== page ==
Southern California Gas Co. — a utility that serves nearly 22 million people from the Central Valley to the U.S.-Mexico border — hopes to raise rates in 2024.
The request comes as many gas customers are facing massive sticker shock due to increases in the wholesale price of natural gas, even though SoCalGas’ offer is unrelated to the fluctuations in the market. The company filed its application with the California Public Utilities Commission in May as part of a regular rate formation process.
Such proceedings take place every four years, with the PUC taking “a broad, in-depth look at a utility’s cost of operating and maintaining their system, and the allocation of that cost to customers,” said PUC spokesman Christopher Chow .
This process, which will also include public input, will determine the total amount that SoCalGas will be allowed to collect from customers in 2024-27.
The rates are ultimately determined by the PUC.
If SoCalGas’ rate request is approved in its entirety, “the average monthly bill for homes with 36 thermals per month in 2024 would increase by approximately $8.62 per month” compared to 2023, according to a company file.
The filing also calls for additional increases through 2027.
That’s what the company says the increases are necessary to modernize and upgrade infrastructure, “support the growth of more diverse renewable energy options” and retain and reward staff.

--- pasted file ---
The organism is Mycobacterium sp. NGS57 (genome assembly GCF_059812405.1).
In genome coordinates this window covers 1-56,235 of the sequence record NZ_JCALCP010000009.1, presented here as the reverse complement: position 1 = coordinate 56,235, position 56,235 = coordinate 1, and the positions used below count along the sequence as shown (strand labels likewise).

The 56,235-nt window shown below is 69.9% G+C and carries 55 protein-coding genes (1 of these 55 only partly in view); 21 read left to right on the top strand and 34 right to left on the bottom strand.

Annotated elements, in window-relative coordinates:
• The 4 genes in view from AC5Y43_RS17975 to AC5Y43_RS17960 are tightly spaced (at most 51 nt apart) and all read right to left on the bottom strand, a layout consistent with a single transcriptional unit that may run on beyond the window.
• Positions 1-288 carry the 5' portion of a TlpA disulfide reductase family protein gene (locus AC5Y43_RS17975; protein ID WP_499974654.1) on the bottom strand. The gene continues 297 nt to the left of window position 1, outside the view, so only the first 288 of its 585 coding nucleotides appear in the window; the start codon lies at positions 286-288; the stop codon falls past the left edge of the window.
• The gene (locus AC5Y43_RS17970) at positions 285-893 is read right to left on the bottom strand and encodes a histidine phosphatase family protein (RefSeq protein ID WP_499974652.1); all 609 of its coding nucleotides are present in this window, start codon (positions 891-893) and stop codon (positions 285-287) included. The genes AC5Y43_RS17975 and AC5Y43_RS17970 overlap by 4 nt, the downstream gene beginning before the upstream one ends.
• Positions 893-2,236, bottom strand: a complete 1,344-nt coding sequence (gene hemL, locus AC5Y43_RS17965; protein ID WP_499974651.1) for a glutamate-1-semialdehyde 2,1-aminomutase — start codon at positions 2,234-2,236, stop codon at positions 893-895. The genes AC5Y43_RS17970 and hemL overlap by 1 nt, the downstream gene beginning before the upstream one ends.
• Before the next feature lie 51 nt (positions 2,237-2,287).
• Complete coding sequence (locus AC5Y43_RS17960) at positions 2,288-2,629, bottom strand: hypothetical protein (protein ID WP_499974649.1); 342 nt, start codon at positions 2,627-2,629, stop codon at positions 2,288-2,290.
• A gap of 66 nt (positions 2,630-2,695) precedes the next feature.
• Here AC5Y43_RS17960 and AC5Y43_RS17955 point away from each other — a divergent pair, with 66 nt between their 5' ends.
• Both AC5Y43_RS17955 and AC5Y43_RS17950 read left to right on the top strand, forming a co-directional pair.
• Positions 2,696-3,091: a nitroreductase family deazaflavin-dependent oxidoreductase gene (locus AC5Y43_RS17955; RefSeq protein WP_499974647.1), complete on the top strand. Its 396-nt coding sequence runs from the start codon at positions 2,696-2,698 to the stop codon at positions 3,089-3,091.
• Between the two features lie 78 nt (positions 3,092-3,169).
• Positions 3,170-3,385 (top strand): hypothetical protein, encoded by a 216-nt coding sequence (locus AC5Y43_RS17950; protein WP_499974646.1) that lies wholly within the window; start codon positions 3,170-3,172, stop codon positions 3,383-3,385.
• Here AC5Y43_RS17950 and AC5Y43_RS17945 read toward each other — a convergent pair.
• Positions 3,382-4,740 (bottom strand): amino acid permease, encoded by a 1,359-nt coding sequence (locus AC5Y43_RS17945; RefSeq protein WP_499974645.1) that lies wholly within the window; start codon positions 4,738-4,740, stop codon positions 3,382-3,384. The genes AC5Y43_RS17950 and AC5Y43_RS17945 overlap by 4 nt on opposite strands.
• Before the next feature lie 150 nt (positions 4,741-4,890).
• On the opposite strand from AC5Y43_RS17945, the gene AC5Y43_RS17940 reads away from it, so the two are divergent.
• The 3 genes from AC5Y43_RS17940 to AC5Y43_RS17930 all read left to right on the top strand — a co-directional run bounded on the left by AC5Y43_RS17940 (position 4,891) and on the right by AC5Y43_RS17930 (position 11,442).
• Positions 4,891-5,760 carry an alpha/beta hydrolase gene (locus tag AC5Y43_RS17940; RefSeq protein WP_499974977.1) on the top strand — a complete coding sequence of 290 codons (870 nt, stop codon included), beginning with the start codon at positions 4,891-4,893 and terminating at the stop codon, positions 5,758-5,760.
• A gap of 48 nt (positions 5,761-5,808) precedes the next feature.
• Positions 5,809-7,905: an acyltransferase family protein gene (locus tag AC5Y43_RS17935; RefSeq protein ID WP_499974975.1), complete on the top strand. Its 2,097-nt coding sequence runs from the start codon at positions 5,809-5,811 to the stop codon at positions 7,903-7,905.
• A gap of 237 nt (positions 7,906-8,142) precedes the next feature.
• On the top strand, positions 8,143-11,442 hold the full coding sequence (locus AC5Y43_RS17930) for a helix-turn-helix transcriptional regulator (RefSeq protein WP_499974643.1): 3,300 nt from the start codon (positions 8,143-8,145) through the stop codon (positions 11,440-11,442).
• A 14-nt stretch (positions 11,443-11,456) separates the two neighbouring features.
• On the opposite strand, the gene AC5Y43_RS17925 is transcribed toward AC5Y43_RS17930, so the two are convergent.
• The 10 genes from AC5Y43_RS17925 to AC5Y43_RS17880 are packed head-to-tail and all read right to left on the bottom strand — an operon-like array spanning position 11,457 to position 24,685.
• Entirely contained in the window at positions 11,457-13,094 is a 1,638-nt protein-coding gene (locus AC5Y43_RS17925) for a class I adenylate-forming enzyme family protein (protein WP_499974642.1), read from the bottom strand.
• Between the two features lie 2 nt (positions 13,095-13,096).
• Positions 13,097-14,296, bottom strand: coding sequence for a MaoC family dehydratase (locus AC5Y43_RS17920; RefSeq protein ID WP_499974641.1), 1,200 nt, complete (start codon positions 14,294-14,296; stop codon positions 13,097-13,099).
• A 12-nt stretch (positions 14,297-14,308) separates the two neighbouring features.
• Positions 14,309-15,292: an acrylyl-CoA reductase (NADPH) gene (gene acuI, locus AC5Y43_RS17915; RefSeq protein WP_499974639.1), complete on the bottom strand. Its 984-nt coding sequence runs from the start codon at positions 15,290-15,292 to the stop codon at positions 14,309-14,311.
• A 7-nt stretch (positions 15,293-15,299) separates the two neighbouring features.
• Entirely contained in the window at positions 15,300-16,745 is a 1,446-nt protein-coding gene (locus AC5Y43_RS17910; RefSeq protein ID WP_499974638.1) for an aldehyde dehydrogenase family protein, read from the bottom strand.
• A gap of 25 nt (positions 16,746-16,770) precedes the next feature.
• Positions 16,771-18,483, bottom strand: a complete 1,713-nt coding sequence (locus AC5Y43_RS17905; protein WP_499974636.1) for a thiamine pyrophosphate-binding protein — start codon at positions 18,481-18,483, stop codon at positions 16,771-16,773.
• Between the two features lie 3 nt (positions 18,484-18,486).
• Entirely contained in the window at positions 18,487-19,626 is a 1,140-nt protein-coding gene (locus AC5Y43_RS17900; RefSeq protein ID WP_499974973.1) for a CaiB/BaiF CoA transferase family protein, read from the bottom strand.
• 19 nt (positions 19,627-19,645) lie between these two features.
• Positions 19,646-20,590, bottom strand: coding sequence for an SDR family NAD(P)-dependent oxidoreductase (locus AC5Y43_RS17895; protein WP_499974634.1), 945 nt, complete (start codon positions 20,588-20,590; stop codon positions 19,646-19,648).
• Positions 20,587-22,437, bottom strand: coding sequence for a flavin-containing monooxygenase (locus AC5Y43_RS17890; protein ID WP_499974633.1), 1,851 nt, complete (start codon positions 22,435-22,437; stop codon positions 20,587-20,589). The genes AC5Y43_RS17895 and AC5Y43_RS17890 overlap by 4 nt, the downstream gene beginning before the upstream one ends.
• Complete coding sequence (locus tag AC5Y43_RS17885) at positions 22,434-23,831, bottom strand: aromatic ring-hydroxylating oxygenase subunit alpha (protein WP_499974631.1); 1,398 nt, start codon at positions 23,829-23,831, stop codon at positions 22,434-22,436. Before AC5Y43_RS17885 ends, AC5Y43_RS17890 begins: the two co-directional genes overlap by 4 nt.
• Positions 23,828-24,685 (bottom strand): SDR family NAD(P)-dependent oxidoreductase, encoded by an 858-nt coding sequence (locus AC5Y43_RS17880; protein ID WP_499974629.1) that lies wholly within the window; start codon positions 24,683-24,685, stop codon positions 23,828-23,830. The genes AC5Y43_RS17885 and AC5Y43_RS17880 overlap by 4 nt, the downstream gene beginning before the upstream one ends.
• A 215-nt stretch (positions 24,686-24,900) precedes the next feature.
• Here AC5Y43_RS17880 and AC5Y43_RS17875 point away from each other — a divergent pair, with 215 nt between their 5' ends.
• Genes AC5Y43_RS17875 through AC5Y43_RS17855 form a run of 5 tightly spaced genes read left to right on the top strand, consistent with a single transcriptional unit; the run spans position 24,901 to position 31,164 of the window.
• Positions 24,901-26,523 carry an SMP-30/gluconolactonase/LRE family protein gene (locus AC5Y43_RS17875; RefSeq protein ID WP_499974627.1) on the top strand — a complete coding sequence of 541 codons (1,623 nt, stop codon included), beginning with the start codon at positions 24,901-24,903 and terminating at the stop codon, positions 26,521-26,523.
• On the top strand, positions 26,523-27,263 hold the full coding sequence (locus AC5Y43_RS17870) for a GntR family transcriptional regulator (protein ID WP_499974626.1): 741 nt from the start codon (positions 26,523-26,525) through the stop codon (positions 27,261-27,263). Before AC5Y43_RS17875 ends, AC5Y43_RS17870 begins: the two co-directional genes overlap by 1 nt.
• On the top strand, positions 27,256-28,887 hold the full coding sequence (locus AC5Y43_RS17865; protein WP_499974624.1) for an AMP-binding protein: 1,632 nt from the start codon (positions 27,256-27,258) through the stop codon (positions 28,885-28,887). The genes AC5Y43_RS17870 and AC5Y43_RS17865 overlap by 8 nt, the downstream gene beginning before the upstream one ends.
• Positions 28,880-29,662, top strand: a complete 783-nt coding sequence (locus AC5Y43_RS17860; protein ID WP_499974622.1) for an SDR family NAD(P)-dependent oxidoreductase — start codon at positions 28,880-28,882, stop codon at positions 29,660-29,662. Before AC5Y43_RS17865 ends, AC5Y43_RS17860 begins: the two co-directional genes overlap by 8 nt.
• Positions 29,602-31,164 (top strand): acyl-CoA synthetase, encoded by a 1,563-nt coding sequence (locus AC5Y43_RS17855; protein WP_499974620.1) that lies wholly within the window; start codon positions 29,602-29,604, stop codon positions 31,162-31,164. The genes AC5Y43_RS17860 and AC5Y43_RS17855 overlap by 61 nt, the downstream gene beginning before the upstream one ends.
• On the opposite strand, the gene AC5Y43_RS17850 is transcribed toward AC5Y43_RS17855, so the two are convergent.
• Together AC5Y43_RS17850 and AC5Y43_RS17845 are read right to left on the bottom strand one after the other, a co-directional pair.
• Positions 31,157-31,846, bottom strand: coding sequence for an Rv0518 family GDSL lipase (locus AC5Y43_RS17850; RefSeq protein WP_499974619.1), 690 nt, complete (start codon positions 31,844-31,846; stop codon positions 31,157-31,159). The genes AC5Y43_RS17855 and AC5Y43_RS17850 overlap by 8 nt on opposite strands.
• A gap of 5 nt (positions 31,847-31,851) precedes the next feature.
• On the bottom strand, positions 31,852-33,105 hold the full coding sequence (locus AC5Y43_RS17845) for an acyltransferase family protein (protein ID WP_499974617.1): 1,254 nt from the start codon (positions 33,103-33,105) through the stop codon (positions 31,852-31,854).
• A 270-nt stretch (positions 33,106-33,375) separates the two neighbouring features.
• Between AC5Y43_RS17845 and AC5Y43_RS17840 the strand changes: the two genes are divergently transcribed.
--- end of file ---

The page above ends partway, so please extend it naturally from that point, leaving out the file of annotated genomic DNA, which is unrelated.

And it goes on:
The rate request does not include the cost of the natural gas that customers use, which means customers may also still be subject to market fluctuations and increased rates.
The PUC stands firm two virtual forums where SoCalGas customers can provide input and feedback, one March 6 and the other March 15.
The CPUC takes too virtual public comments on its website, where many have already criticized the proposed rate increases.
“Listen PUC. … How dare SoCalGas ask for a rate increase! Our bill last month was $1,025!” one woman who identified as being from Woodland Hills wrote that her family stopped heating their home after 7 p.m. and wore three layers of clothing inside to keep warm.
Other angry commentators also cited recent Times reporting, noting that the CEO of Sempra Energy — the parent company of SoCalGas — received nearly $25 million in total compensation in 2021, despite net income falling that year.